At the National Portrait Gallery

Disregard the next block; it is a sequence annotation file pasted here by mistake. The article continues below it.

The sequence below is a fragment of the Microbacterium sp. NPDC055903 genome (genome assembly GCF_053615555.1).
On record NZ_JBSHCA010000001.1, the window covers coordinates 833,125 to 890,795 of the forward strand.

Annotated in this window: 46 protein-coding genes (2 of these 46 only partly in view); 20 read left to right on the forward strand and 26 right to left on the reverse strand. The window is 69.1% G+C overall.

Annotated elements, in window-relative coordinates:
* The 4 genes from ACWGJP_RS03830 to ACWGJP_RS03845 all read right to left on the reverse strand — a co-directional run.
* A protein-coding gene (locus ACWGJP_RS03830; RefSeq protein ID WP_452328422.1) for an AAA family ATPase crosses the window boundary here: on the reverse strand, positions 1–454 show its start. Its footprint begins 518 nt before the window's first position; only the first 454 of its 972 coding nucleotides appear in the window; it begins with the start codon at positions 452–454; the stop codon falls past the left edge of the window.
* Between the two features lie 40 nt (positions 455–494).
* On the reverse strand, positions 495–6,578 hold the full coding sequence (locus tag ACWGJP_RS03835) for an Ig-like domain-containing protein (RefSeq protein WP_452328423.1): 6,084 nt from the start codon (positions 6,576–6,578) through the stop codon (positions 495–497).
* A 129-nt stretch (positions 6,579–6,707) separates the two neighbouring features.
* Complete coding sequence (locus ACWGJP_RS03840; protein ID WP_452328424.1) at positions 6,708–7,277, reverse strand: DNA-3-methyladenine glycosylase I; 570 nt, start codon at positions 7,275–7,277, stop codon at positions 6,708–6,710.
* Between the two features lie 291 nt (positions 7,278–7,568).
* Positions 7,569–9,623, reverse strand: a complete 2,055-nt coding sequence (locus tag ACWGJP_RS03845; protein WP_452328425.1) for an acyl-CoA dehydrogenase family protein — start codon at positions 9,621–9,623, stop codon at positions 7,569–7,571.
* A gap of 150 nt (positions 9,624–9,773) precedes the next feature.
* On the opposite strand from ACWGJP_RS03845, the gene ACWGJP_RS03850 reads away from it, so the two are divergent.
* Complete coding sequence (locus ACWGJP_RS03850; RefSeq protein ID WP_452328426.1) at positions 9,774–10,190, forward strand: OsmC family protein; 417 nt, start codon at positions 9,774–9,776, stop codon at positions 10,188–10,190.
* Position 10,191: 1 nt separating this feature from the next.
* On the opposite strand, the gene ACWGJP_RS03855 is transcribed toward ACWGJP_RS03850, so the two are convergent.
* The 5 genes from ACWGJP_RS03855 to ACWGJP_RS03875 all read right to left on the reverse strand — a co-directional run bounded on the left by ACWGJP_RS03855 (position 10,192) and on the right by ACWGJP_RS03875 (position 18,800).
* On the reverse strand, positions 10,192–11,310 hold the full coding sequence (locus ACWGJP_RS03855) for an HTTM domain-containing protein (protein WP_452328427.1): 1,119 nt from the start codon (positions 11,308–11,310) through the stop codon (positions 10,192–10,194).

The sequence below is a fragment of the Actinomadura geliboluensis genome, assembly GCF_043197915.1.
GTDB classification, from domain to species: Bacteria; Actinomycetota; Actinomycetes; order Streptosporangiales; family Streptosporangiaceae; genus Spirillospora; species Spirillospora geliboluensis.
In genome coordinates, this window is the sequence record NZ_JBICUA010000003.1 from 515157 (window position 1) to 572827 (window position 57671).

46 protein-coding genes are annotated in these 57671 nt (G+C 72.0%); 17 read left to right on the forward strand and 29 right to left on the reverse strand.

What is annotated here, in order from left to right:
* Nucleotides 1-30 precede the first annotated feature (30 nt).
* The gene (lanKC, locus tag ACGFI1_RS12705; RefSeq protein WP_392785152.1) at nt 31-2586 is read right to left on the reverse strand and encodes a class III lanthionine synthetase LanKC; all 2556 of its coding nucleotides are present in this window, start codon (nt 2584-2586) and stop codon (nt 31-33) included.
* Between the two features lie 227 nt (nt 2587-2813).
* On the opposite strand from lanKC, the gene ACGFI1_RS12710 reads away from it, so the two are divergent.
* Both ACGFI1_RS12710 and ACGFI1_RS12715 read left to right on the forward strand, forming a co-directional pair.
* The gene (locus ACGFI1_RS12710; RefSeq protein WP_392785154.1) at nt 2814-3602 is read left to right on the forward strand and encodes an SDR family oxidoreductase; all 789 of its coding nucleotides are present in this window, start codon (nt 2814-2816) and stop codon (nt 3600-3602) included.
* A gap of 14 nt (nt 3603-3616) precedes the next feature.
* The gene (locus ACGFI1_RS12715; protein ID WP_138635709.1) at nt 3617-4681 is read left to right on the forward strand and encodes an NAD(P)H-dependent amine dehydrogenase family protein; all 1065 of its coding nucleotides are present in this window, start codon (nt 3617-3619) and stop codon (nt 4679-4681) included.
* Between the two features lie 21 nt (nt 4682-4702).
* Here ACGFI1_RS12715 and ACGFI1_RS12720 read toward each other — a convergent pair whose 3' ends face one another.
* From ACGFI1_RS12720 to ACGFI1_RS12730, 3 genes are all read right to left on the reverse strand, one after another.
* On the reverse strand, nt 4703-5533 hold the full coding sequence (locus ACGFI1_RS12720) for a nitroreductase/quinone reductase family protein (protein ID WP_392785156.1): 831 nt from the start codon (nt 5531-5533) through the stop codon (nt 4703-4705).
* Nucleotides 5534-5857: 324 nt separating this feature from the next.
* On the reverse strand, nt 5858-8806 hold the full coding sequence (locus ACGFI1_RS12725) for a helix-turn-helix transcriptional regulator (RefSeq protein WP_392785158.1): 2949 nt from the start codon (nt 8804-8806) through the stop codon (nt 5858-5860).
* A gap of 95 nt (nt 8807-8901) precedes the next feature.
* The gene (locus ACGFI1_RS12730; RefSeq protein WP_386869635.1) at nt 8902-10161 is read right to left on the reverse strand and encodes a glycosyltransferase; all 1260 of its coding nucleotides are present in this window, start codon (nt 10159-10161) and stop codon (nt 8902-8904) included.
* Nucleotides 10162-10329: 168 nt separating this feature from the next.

In the year 400 a ‘swaying multitude’ attended the funeral of Fabiola, a Roman matron. Everyone in the crowd lining streets and rooftops was ‘flattering himself that he had a share in the glory of her penitence’. Saint Jerome’s letter to Oceanus on the death of Fabiola, the primary source of details about her life and death, tells of tribulations: her marriage (to ‘a man of such heinous vices that even a prostitute or a common slave could not have put up with them’), her divorce, her remarriage and consequent exclusion from the Christian congregation. A penitent, ‘restored to communion before the eyes of the church’, she sold her considerable property for the benefit of the poor. She nursed people with disgusting diseases, unlike the ‘many wealthy and devout persons who by reason of their weak stomachs carry on this work of mercy by the agency of others, and show mercy with the purse not with the hand’. She is, the Catholic Encyclopaedia says, a patron of difficult marriages, divorced people, victims of abuse, victims of adultery, victims of unfaithfulness, nurses and widows.